Also by this author: Summer Days & Summer Nights: Twelve Love Stories, The Voting Booth
on August 7, 2018
Pages: 288 •Goodreads
Since she was seven years old, Yvonne has had her trusted violin to keep her company, especially in those lonely days after her mother walked out on their family. But with graduation just around the corner, she is forced to face the hard truth that she just might not be good enough to attend a conservatory after high school.
Full of doubt about her future, and increasingly frustrated by her strained relationship with her successful but emotionally closed-off father, Yvonne meets a street musician and fellow violinist who understands her struggle. He’s mysterious, charming, and different from Warren, the familiar and reliable boy who has her heart. But when Yvonne becomes unexpectedly pregnant, she has to make the most difficult decision yet about her future.
This year at YallWest I was lucky enough to have a chance to meet Brandy Colbert and receive a signed ARC of her newest novel, Finding Yvonne. I’ve been wanting to read a Brandy Colbert novel for a long time, since I’ve heard amazing things about her ballet book, Pointe. I was excited to pick up this quick contemporary novel that drops some major themes in its synopsis and seemed like it wasn’t afraid to confront controversial topics head on.
Finding Yvonne is on the shorter side for a contemporary novel (under 300 pages) but in its pages its able to tell a story that actually covers some really important themes while handling them in a mature and not dramatized way. Yvonne is a protagonist who I felt rather detached to as a reader- I honestly felt like I didn’t really see inside her head and was instead following her around and she was more of a vessel for the issues in the story. Despite this, I think she served an important purpose as a senior in high school who’s struggling to find a purpose and direction for her future after she decides that, though a talented musician, playing the violin is no longer the main passion of her life. The exploration of what it means to give up a hobby that has defined you for so long and feeling like 18 is too young to start something new is something that I think a lot of late highschoolers/early college students will resonate with, and while I didn’t find Yvonne relatable, I did find her struggles to be.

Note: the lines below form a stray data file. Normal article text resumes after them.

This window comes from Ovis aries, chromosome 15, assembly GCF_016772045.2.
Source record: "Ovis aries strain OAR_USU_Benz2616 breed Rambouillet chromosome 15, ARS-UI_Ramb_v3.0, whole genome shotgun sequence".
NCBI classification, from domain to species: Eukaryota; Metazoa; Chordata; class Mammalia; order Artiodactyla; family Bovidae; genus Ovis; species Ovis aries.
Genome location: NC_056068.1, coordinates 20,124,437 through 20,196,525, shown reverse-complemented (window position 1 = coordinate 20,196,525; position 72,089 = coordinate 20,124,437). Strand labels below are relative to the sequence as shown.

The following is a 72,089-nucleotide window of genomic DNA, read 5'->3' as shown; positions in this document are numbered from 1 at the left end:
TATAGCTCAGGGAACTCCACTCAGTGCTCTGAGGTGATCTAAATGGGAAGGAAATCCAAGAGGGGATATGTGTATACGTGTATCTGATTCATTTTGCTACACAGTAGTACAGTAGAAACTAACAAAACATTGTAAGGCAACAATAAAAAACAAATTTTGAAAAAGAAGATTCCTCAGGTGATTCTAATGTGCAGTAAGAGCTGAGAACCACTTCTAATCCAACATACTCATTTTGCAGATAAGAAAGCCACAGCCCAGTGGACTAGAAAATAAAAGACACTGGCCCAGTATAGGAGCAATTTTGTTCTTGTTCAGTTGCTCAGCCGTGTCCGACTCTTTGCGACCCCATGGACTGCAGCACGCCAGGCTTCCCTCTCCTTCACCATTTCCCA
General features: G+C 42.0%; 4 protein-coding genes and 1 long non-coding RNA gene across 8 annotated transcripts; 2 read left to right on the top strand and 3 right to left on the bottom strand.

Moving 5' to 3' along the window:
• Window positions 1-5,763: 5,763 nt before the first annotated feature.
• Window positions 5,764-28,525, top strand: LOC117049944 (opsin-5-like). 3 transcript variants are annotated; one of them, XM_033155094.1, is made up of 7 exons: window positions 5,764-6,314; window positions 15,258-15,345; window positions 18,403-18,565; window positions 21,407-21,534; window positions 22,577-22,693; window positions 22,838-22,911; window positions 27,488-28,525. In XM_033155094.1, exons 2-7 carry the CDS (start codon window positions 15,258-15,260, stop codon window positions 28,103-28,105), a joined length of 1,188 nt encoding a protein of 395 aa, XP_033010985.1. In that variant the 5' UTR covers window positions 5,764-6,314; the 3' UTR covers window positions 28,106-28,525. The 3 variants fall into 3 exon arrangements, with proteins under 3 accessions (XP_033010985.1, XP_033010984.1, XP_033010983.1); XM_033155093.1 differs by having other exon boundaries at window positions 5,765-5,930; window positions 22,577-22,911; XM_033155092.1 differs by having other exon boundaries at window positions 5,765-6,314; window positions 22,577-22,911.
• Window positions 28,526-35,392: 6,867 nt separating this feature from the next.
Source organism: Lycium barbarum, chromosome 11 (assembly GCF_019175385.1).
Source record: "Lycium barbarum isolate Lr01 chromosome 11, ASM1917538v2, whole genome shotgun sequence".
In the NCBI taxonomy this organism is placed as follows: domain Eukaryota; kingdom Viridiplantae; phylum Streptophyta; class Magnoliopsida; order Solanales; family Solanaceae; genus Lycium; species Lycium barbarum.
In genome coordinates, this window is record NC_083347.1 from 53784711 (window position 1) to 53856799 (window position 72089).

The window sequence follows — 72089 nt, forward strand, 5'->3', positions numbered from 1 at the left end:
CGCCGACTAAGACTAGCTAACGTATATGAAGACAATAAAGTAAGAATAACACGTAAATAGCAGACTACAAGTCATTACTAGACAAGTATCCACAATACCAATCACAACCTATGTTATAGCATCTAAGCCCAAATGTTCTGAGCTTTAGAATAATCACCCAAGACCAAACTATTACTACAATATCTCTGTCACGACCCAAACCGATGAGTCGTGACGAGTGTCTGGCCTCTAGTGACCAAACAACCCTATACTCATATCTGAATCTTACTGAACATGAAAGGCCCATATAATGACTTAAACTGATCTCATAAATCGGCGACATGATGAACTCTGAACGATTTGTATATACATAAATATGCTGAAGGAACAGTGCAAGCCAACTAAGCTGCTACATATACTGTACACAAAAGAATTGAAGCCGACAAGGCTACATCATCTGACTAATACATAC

I was surprised when I read the synopsis for this book that it led with a pretty big spoiler- Yvonne finds herself unexpectedly pregnant. It’s a big plot point to lead with, and I found myself surprised by how late it happens in the book. Therefore I wouldn’t call this a pregnancy book at all- rather its one event that makes up the bigger story of Yvonne’s life (which is a refreshing take on pregnancy in YA to be honest). This book was also very sex-positive, which you don’t often find in narratives about teenage pregnancy. There is open talk about contraception, consent, and characters talk (and sometimes argue) about their views on the issue. The open dialogue was refreshing and the book also wasn’t afraid to discuss the options Yvonne had for dealing with her pregnancy, without stigmatizing or sensationalizing any of them.
Another running theme throughout the novel that I was pleasantly surprised played such a large role was that of food. Yvonne’s father is a chef and restaurant owner, she has a sort-of relationship with his sous chef, and she finds solace during her directionless time through starting to bake. I love any books with food/cooking as a theme, and I loved how it was used as a stress reliever and something that comforted Yvonne.
Despite all of the refreshing, frank, and honest elements in this story, my rating was impacted by the fact that the book didn’t really feel like it had a clear plot. I’ve seen other readers refer to it as a “slice of life” novel, and I think that’s a pretty accurate description for it- it sort of feels like I was dropped into the middle of Yvonne’s life as a reader and left before I could really see the extend of her character ARC. The ending events happened very quickly, and I would have preferred the ending had been longer and the beginning paired down a bit, as it was slow for me.
Overall: Finding Yvonne handles a lot of difficult topics in honest ways, which I LOVE to see in YA books. However, its abrupt ending along with a rather distant protagonist and lack of plot let to a lower rating from me.
I really, really enjoyed this one. Like you mentioned, I thought the sex positivity and just the approach to teen pregnancy in general in this book was really refreshing. Plus, I love that this wasn’t solely about Yvonne becoming pregnant and the aftermath; it felt like we got to just be inside her head during one of the most turbulent parts of her life when it feels like everything is changing. I really related to Yvonne kind of falling out of love with music in this book, because HAHA THAT WAS LITERALLY ME MY LAST YEAR OF MUSIC SCHOOL.
Yes it’s such a different type of YA book, you know? It’s quieter and not super plot driven but still REALLY important! I’m honestly bummed I haven’t seen more people talking about this one- I’ve always wanted to try Brandi’s novel Pointe, even more so now that I know I enjoy her storytelling!